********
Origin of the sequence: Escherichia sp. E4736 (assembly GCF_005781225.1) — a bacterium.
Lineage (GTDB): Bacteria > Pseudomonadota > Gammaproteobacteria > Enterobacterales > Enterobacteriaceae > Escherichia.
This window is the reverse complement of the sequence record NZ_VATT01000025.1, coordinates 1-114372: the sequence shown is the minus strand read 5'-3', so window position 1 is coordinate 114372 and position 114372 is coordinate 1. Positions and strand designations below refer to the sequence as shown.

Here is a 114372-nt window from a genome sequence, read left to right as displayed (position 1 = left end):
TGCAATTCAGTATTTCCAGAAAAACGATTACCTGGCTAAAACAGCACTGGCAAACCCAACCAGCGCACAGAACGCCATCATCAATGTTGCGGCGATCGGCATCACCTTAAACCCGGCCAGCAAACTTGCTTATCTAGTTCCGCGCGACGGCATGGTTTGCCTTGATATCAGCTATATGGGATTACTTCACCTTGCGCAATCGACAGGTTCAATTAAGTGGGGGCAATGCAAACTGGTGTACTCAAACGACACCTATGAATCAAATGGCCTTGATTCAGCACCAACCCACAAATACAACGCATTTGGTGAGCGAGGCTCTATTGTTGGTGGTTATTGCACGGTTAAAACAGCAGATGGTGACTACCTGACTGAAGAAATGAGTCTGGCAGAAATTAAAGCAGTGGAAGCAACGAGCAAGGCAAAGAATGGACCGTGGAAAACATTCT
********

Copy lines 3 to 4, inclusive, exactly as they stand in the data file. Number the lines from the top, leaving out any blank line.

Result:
This window is the reverse complement of the sequence record NZ_VATT01000025.1, coordinates 1-114372: the sequence shown is the minus strand read 5'-3', so window position 1 is coordinate 114372 and position 114372 is coordinate 1. Positions and strand designations below refer to the sequence as shown.

Here is a 114372-nt window from a genome sequence, read left to right as displayed (position 1 = left end):